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Advice which is better course? (14 posts)

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User avatar
nana
Posted on 4 Jun 2009 20:01
Total posts: 3
Hi, I live out in the middle of nowhere, and I can't afford to move to take a on-site course like CELTA. Therefore, can anyone tell me if i-to-i 100hour course or teflonline.com is a better online course? I want to make the right decision, so please respond to my post if anyone knows.

User avatar
ICAL_Pete
Posted on 10 Jun 2009 12:59
Total posts: 149
You might find it useful to check the posts on independent sites like TEFL Course Review. This is a site where TEFL courses and course providers are independently
reviewed and rated by people who’ve actually taken the course. It will allow you to compare different TEFL course providers.
ICAL Quality Online TEFL Training since 1998

User avatar
nana
Posted on 14 Jun 2009 16:16
Total posts: 3
Thank you for your advice. Actually, I had already looked at that website, which is why I was unsure which course to take. There were more reviews for i-to-i, but some of them were really bad, and I liked the course modules on teflonline.com better. However, the lack of reviews on teflonline made me uneasy. I will check out the course you mentioned in addition to the ones I am already researching. Thank you again.

User avatar
jbenloulou
Posted on 14 Aug 2009 11:48
Total posts: 3
Hey Nana,

I'm not sure I'd recommend doing an online course. I took a TEFL course almost 4 years ago in Prague called TEFL Worldwide Prague (http://www.teflworldwideprague.com)and have been teaching ever since. A lot of the language schools I have worked for would not accept an online course as '"certified" simply due to the fact that there was no hands on teaching experience, you know what i mean? The 4 week course I took on the other hand really just threw us in the water the 2nd day ( i had never been in front of a classroom up until that point) and it was up to us to either sink or swim. Once those jitters were out of the way, it was much easier to focus on different types of teaching practices and the methodologies involved in teaching English to foreigners. Hope that helped!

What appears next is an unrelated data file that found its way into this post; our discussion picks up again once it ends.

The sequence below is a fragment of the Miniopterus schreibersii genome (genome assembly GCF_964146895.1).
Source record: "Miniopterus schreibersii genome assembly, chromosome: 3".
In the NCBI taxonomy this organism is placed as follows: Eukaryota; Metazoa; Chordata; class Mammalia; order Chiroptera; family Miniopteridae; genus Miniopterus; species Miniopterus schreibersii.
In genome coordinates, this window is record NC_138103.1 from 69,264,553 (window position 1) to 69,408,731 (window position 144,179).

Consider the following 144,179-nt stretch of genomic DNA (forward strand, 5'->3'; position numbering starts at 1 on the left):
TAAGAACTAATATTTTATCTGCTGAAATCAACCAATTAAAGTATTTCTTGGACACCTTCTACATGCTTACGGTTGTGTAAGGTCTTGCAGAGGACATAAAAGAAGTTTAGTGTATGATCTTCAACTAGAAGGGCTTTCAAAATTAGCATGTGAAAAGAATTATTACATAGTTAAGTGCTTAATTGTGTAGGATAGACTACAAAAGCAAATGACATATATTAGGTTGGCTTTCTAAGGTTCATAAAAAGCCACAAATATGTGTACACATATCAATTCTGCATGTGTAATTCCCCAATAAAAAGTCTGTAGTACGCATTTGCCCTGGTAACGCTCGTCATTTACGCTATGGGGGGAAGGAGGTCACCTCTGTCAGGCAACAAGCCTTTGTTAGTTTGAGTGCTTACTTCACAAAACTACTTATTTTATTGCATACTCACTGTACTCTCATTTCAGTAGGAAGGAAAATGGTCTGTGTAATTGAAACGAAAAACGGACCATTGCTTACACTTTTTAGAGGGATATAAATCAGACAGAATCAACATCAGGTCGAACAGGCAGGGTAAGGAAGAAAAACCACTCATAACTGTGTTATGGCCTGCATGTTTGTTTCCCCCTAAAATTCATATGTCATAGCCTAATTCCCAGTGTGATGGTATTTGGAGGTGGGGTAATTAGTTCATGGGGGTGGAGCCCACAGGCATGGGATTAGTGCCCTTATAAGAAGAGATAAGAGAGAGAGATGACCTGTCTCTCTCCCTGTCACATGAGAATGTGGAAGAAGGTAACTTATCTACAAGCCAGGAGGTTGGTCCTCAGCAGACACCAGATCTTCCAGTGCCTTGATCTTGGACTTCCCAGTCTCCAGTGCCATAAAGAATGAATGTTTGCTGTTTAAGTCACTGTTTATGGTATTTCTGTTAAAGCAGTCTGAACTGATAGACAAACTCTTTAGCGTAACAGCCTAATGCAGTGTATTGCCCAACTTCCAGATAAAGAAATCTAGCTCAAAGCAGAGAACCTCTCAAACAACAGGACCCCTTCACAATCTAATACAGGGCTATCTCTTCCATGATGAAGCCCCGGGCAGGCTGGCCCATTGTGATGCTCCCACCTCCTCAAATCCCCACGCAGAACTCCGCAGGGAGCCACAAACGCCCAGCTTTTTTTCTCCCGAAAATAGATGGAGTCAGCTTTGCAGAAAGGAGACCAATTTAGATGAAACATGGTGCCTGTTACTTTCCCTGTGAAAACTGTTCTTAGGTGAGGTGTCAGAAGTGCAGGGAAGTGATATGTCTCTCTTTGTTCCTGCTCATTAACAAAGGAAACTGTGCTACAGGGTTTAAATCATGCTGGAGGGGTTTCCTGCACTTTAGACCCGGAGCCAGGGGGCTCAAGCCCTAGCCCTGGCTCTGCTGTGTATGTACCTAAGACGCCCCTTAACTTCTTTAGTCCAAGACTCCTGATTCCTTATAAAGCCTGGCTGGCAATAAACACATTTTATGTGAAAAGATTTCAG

User avatar
pbambace
Posted on 30 Sep 2009 13:38
Total posts: 1
I am also looking into the TEFL Worldwide course in Prague. The only reviews I found online were from 3-4 years ago. Has anyone done this course recently? There are no reviews on the course review website...but it was very nice to see that someone posted on here who's taken the course. I was also curious if you were an American or EU citizen?

How likely is it for an American to get a TEFL job in Europe, due to needing a visa? The website for this course does not mention anything about that.

Thanks everyone!
Peggy

User avatar
ICAL_Pete
Posted on 1 Oct 2009 8:44
Total posts: 149
pbambace wrote:I am also looking into the TEFL Worldwide course in Prague. The only reviews I found online were from 3-4 years ago. Has anyone done this course recently? There are no reviews on the course review website...but it was very nice to see that someone posted on here who's taken the course.


!! :roll:

pbambace wrote:How likely is it for an American to get a TEFL job in Europe, due to needing a visa? The website for this course does not mention anything about that.


Unfortunately it's almost impossible. You have to be really well qualified and experienced and the school also needs to prove that they cannot find a teacher from a European country who can do the job. In effect, this means it's not going to happen unless you are an exceptional teacher with plenty of experience; the school has to go through a LOT of bureaucratic hassle to get the papers so in general they just find it easier to employ a British or Irish teacher.
ICAL Quality Online TEFL Training since 1998

User avatar
Renee
Posted on 11 Aug 2010 11:47
Total posts: 1
pbambace wrote:How likely is it for an American to get a TEFL job in Europe, due to needing a visa? The website for this course does not mention anything about that.